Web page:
A prediction made 80 years ago regarding a quantum distortion effect might be finding its first evidence in observations of empty space near a neutron star.
Phys.Org explains that a quantum effect called vacuum birefringence may have been observed near a neutron star called RX J1856.5-3754. Scientists observed the light coming from the highly magnetized star using ESO’s Very Large Telescope (VLT). The polarization of the light as it passed through empty space near the star suggest that vacuum birefringence is at play.
The star in question lies about 400 light-years from Earth, making it one of the closest neutron stars to our solar system. Neutron stars are extremely dense and have very strong magnetic fields which can be billions of times stronger than the Sun’s magnetic field. The fields are sufficiently strong to affect the empty space surrounding them.
The vacuum of space, as surrounds RX J1856.5-3754, is generally considered empty, such that light can travel unchanged through the vacuum. Quantum electrodynamic (QED) theories hold that this empty space actually contains virtual particles that constantly flash in and out of existence. A strong magnetic field, such as that of a neutron star, is thought to be able to interact with the quantum particles and thus affect the polarization of any light passing through the area.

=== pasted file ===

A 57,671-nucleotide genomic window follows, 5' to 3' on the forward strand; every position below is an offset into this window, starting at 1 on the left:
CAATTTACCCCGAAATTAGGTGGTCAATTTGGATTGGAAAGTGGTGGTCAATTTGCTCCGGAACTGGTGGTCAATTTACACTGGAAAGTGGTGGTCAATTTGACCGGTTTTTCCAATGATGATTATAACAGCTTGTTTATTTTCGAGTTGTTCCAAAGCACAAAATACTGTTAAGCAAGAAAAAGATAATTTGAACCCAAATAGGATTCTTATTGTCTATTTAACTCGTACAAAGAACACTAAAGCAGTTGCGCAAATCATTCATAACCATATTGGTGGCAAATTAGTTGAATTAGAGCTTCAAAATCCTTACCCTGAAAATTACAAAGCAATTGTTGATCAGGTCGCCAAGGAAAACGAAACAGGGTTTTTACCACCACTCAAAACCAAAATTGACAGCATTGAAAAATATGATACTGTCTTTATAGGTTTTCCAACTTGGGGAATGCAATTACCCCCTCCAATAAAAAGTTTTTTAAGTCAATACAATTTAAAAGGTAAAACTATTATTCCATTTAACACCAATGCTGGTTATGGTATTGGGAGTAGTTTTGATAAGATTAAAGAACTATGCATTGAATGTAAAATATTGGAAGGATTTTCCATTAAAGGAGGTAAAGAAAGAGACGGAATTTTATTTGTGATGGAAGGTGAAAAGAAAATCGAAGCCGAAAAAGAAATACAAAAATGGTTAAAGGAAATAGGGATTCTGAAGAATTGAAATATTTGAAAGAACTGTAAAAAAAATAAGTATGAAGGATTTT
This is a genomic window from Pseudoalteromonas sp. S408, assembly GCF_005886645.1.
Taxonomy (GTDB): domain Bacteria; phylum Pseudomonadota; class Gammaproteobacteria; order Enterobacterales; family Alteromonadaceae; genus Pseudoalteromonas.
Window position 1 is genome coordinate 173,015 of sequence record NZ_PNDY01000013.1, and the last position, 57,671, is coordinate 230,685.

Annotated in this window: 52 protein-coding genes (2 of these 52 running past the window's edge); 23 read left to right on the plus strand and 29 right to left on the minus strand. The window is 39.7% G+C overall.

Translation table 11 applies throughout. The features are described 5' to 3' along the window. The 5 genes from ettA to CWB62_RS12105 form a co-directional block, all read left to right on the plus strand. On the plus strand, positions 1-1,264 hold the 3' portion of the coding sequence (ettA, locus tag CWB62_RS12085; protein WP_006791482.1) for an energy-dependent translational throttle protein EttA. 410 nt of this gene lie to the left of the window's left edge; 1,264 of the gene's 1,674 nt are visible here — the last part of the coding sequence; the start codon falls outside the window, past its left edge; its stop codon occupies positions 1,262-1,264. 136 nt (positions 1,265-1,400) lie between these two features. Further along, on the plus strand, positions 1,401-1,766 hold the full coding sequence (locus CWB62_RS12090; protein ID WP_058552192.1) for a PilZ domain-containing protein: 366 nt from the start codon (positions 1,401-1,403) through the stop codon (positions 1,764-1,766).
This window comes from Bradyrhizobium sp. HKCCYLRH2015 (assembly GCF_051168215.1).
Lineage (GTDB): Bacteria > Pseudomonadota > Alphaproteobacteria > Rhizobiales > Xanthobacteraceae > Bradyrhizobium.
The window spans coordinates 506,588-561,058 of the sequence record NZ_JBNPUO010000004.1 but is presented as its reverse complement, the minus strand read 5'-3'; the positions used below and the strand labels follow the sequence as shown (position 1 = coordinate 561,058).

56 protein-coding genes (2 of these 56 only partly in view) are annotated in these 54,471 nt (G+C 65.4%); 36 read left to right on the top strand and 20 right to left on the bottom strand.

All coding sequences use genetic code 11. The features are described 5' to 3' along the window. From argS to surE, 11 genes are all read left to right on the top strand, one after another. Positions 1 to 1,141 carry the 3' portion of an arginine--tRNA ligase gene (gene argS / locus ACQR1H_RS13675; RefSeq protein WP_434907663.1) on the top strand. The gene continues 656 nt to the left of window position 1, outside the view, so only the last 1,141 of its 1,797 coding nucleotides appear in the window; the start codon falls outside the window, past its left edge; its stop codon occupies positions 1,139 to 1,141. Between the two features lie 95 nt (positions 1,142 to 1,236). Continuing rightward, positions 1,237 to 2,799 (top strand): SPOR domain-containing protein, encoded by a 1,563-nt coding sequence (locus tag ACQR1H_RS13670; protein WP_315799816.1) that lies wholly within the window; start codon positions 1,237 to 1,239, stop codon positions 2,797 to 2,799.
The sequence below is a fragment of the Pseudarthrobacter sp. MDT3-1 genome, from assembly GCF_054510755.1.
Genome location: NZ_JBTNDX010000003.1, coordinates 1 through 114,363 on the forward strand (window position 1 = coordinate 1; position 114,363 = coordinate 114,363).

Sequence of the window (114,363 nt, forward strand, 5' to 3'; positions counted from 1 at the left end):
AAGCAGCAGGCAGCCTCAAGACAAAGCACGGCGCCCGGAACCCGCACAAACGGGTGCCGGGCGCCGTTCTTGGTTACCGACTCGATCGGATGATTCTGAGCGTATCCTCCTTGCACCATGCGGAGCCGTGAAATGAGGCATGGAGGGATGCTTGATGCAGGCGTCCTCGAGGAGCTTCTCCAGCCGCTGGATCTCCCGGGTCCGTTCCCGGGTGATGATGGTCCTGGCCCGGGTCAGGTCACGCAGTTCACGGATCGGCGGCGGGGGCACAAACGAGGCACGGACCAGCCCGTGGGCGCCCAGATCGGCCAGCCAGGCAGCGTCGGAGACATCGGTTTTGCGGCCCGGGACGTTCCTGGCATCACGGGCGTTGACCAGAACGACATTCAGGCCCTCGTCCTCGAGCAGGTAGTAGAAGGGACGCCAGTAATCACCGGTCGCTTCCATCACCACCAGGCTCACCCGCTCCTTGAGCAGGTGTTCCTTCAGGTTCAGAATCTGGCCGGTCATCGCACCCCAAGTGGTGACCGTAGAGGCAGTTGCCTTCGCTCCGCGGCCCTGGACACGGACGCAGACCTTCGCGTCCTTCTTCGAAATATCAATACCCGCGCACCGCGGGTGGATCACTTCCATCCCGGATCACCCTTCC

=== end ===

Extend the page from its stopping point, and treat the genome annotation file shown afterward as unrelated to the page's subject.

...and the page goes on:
“According to QED, a highly magnetized vacuum behaves as a prism for the propagation of light, an effect known as vacuum birefringence,” Roberto Mignani of INAF Milan said.
Scientists have not yet successfully demonstrated this quantum effect in lab experiments.
“This effect can be detected only in the presence of enormously strong magnetic fields, such as those around neutron stars. This shows, once more, that neutron stars are invaluable laboratories in which to study the fundamental laws of nature,” Roberto Turolla of the University of Padua said.
The researchers found evidence of linear polarization of the star’s light, hinting that the quantum effect is taking place near RX J1856.5-3754.
“The high linear polarization that we measured with the VLT can’t be easily explained by our models unless the vacuum birefringence effects predicted by QED are included,” Mignani said. “Polarization measurements with the next generation of telescopes, such as ESO’s European Extremely Large Telescope, could play a crucial role in testing QED predictions of vacuum birefringence effects around many more neutron stars.”
The study will appear in Monthly Notices of the Royal Astronomical Society.